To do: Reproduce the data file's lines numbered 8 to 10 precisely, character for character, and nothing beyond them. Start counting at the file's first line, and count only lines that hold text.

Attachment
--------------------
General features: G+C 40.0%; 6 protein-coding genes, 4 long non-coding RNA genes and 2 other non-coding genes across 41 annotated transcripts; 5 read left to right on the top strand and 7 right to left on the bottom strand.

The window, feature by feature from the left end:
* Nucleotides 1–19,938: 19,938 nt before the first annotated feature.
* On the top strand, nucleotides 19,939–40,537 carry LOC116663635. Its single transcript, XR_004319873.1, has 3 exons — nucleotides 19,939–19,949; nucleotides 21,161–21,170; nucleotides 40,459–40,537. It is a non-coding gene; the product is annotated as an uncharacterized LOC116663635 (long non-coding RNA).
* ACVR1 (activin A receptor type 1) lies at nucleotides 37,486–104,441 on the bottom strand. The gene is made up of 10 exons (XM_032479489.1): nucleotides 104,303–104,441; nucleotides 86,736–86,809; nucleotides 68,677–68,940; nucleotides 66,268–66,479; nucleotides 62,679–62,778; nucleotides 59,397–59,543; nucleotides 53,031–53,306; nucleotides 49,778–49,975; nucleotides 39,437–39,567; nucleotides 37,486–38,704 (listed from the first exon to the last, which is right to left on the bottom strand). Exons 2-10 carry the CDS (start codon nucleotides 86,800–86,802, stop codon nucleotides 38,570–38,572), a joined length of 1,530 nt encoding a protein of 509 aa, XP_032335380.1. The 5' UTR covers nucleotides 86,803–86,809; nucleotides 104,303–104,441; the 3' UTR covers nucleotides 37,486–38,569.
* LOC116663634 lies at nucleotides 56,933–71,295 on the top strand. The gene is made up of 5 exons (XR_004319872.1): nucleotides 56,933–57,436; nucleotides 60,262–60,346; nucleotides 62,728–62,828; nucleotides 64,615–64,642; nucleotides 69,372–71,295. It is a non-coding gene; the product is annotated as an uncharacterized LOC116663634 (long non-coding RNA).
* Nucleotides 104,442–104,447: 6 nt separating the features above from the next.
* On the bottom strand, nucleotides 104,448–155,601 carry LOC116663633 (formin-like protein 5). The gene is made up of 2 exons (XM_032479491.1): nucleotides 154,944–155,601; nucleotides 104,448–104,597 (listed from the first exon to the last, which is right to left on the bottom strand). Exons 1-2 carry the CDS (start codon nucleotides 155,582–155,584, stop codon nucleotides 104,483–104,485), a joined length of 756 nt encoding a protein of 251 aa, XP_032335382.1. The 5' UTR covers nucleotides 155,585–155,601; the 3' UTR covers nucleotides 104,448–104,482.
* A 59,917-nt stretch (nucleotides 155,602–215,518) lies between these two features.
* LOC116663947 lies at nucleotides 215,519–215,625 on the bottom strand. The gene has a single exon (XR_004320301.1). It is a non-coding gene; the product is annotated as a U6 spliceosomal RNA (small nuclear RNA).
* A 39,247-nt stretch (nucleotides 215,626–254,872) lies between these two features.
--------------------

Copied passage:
* On the bottom strand, nucleotides 104,448–155,601 carry LOC116663633 (formin-like protein 5). The gene is made up of 2 exons (XM_032479491.1): nucleotides 154,944–155,601; nucleotides 104,448–104,597 (listed from the first exon to the last, which is right to left on the bottom strand). Exons 1-2 carry the CDS (start codon nucleotides 155,582–155,584, stop codon nucleotides 104,483–104,485), a joined length of 756 nt encoding a protein of 251 aa, XP_032335382.1. The 5' UTR covers nucleotides 155,585–155,601; the 3' UTR covers nucleotides 104,448–104,482.
* A 59,917-nt stretch (nucleotides 155,602–215,518) lies between these two features.
* LOC116663947 lies at nucleotides 215,519–215,625 on the bottom strand. The gene has a single exon (XR_004320301.1). It is a non-coding gene; the product is annotated as a U6 spliceosomal RNA (small nuclear RNA).